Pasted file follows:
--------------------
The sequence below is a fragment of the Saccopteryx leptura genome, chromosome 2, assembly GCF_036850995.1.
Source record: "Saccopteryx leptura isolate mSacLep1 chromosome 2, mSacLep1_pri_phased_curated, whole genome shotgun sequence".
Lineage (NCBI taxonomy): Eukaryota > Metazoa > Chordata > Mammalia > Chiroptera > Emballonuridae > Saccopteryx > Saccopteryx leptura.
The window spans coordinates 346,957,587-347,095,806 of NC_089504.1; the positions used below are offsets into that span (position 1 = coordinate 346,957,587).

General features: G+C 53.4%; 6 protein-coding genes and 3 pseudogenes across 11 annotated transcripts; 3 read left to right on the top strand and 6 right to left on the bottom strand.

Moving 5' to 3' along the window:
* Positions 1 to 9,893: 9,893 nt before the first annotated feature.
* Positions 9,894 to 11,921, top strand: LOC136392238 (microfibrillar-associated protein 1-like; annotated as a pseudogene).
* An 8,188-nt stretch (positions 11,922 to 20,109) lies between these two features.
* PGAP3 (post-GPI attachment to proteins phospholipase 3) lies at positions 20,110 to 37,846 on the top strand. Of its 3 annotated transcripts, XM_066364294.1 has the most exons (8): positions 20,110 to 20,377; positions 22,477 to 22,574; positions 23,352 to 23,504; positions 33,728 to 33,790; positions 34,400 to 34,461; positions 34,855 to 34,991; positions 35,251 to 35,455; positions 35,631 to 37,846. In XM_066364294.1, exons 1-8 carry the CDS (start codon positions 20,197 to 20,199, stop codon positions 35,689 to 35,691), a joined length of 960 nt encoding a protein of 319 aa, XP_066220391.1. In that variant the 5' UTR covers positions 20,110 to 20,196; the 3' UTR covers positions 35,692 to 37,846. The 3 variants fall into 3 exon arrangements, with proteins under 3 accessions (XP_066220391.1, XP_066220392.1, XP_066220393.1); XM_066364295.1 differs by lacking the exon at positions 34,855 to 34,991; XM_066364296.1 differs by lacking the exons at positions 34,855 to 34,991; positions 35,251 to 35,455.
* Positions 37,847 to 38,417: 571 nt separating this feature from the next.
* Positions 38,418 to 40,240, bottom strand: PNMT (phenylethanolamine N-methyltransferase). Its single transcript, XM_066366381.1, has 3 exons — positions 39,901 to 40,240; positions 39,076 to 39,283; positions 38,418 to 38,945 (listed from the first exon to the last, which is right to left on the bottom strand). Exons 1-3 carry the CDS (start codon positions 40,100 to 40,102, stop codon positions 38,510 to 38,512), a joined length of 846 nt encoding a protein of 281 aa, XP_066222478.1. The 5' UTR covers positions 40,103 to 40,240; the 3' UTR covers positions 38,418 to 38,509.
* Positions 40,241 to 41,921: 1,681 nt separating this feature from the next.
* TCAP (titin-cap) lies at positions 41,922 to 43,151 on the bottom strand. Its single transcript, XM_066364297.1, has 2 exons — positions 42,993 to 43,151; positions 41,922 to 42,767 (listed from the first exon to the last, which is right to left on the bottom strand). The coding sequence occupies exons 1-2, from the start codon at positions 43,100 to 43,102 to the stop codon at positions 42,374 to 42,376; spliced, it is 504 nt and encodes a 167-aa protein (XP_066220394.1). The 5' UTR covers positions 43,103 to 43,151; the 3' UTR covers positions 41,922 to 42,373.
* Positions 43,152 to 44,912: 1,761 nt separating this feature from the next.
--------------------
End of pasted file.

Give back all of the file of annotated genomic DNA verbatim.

The sequence below is a fragment of the Saccopteryx leptura genome, chromosome 2, assembly GCF_036850995.1.
Source record: "Saccopteryx leptura isolate mSacLep1 chromosome 2, mSacLep1_pri_phased_curated, whole genome shotgun sequence".
Lineage (NCBI taxonomy): Eukaryota > Metazoa > Chordata > Mammalia > Chiroptera > Emballonuridae > Saccopteryx > Saccopteryx leptura.
The window spans coordinates 346,957,587-347,095,806 of NC_089504.1; the positions used below are offsets into that span (position 1 = coordinate 346,957,587).

General features: G+C 53.4%; 6 protein-coding genes and 3 pseudogenes across 11 annotated transcripts; 3 read left to right on the top strand and 6 right to left on the bottom strand.

Moving 5' to 3' along the window:
* Positions 1 to 9,893: 9,893 nt before the first annotated feature.
* Positions 9,894 to 11,921, top strand: LOC136392238 (microfibrillar-associated protein 1-like; annotated as a pseudogene).
* An 8,188-nt stretch (positions 11,922 to 20,109) lies between these two features.
* PGAP3 (post-GPI attachment to proteins phospholipase 3) lies at positions 20,110 to 37,846 on the top strand. Of its 3 annotated transcripts, XM_066364294.1 has the most exons (8): positions 20,110 to 20,377; positions 22,477 to 22,574; positions 23,352 to 23,504; positions 33,728 to 33,790; positions 34,400 to 34,461; positions 34,855 to 34,991; positions 35,251 to 35,455; positions 35,631 to 37,846. In XM_066364294.1, exons 1-8 carry the CDS (start codon positions 20,197 to 20,199, stop codon positions 35,689 to 35,691), a joined length of 960 nt encoding a protein of 319 aa, XP_066220391.1. In that variant the 5' UTR covers positions 20,110 to 20,196; the 3' UTR covers positions 35,692 to 37,846. The 3 variants fall into 3 exon arrangements, with proteins under 3 accessions (XP_066220391.1, XP_066220392.1, XP_066220393.1); XM_066364295.1 differs by lacking the exon at positions 34,855 to 34,991; XM_066364296.1 differs by lacking the exons at positions 34,855 to 34,991; positions 35,251 to 35,455.
* Positions 37,847 to 38,417: 571 nt separating this feature from the next.
* Positions 38,418 to 40,240, bottom strand: PNMT (phenylethanolamine N-methyltransferase). Its single transcript, XM_066366381.1, has 3 exons — positions 39,901 to 40,240; positions 39,076 to 39,283; positions 38,418 to 38,945 (listed from the first exon to the last, which is right to left on the bottom strand). Exons 1-3 carry the CDS (start codon positions 40,100 to 40,102, stop codon positions 38,510 to 38,512), a joined length of 846 nt encoding a protein of 281 aa, XP_066222478.1. The 5' UTR covers positions 40,103 to 40,240; the 3' UTR covers positions 38,418 to 38,509.
* Positions 40,241 to 41,921: 1,681 nt separating this feature from the next.
* TCAP (titin-cap) lies at positions 41,922 to 43,151 on the bottom strand. Its single transcript, XM_066364297.1, has 2 exons — positions 42,993 to 43,151; positions 41,922 to 42,767 (listed from the first exon to the last, which is right to left on the bottom strand). The coding sequence occupies exons 1-2, from the start codon at positions 43,100 to 43,102 to the stop codon at positions 42,374 to 42,376; spliced, it is 504 nt and encodes a 167-aa protein (XP_066220394.1). The 5' UTR covers positions 43,103 to 43,151; the 3' UTR covers positions 41,922 to 42,373.
* Positions 43,152 to 44,912: 1,761 nt separating this feature from the next.